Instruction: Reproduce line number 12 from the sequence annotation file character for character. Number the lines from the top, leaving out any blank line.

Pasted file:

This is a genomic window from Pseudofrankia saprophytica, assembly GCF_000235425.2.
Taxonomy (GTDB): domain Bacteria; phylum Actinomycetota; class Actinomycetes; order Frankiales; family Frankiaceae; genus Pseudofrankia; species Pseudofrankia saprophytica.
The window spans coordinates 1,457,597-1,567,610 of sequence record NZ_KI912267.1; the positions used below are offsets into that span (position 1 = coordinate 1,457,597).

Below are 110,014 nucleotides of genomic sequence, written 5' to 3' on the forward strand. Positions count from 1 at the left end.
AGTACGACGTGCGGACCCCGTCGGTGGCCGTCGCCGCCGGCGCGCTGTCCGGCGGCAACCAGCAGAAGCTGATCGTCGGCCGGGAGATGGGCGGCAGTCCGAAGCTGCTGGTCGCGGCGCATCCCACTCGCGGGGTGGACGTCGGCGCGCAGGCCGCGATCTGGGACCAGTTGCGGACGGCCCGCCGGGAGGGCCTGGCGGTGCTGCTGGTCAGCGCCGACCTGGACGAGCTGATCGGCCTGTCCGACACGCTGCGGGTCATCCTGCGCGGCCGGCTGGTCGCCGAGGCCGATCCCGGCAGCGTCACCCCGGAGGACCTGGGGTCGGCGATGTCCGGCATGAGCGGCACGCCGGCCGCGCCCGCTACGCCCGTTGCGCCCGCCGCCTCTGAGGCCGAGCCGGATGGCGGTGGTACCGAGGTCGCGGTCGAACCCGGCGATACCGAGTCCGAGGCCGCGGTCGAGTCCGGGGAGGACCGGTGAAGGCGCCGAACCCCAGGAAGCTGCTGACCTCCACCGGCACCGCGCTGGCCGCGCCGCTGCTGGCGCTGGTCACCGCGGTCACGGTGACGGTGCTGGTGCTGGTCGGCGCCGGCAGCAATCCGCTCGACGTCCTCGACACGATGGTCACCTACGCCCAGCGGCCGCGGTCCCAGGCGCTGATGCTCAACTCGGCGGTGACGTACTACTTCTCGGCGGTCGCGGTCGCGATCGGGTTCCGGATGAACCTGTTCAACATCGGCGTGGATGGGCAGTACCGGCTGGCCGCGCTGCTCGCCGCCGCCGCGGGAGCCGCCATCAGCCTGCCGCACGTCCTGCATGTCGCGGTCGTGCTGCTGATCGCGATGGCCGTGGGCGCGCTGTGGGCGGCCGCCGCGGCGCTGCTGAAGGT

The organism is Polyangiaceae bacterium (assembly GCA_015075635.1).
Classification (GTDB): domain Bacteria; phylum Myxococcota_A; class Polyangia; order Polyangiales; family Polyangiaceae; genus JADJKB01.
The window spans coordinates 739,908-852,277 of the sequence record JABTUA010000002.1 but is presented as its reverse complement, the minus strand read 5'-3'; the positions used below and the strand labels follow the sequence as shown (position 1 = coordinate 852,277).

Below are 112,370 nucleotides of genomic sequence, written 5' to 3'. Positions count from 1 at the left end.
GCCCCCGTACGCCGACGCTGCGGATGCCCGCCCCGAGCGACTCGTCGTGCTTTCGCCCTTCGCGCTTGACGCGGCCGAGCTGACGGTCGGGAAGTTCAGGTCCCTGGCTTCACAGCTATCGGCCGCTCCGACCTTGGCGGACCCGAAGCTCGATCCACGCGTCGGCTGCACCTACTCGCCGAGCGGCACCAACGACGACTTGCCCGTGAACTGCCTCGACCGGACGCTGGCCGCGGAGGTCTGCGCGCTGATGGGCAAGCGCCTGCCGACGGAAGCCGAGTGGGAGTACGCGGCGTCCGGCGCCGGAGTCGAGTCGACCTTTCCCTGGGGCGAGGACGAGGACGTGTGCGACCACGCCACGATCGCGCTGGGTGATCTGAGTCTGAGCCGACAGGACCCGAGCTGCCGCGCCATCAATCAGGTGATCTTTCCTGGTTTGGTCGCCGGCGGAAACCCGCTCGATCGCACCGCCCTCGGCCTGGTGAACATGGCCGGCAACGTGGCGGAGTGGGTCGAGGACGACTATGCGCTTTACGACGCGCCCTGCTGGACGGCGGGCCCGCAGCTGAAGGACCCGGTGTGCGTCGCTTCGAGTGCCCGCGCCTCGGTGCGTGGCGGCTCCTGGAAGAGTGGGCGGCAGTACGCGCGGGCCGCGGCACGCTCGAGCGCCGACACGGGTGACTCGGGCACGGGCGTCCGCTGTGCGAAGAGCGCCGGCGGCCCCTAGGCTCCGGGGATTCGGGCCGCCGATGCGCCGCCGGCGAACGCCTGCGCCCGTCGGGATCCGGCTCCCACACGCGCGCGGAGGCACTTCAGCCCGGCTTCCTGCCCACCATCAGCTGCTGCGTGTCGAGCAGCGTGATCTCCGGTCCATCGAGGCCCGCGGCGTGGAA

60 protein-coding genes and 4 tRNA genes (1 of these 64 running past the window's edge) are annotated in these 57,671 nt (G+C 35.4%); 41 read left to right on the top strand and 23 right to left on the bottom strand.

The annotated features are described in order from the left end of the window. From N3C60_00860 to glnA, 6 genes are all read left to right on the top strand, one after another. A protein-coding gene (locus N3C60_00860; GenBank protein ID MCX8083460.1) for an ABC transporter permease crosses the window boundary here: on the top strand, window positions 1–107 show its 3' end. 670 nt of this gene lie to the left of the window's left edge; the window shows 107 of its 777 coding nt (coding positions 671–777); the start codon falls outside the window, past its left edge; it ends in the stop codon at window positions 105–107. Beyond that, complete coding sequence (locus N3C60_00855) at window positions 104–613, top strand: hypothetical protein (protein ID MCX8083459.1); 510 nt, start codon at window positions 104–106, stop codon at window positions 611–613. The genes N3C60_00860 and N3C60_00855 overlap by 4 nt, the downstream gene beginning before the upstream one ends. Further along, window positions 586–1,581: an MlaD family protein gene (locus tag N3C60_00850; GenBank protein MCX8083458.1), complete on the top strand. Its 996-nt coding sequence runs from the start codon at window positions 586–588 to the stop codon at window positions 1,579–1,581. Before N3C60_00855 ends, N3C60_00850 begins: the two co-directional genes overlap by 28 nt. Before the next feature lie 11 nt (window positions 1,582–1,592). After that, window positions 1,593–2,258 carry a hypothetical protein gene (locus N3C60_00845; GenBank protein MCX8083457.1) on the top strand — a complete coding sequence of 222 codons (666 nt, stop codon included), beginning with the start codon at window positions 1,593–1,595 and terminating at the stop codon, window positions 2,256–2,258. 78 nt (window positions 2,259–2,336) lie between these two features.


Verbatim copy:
The annotated features are described in order from the left end of the window. From N3C60_00860 to glnA, 6 genes are all read left to right on the top strand, one after another. A protein-coding gene (locus N3C60_00860; GenBank protein ID MCX8083460.1) for an ABC transporter permease crosses the window boundary here: on the top strand, window positions 1–107 show its 3' end. 670 nt of this gene lie to the left of the window's left edge; the window shows 107 of its 777 coding nt (coding positions 671–777); the start codon falls outside the window, past its left edge; it ends in the stop codon at window positions 105–107. Beyond that, complete coding sequence (locus N3C60_00855) at window positions 104–613, top strand: hypothetical protein (protein ID MCX8083459.1); 510 nt, start codon at window positions 104–106, stop codon at window positions 611–613. The genes N3C60_00860 and N3C60_00855 overlap by 4 nt, the downstream gene beginning before the upstream one ends. Further along, window positions 586–1,581: an MlaD family protein gene (locus tag N3C60_00850; GenBank protein MCX8083458.1), complete on the top strand. Its 996-nt coding sequence runs from the start codon at window positions 586–588 to the stop codon at window positions 1,579–1,581. Before N3C60_00855 ends, N3C60_00850 begins: the two co-directional genes overlap by 28 nt. Before the next feature lie 11 nt (window positions 1,582–1,592). After that, window positions 1,593–2,258 carry a hypothetical protein gene (locus N3C60_00845; GenBank protein MCX8083457.1) on the top strand — a complete coding sequence of 222 codons (666 nt, stop codon included), beginning with the start codon at window positions 1,593–1,595 and terminating at the stop codon, window positions 2,256–2,258. 78 nt (window positions 2,259–2,336) lie between these two features.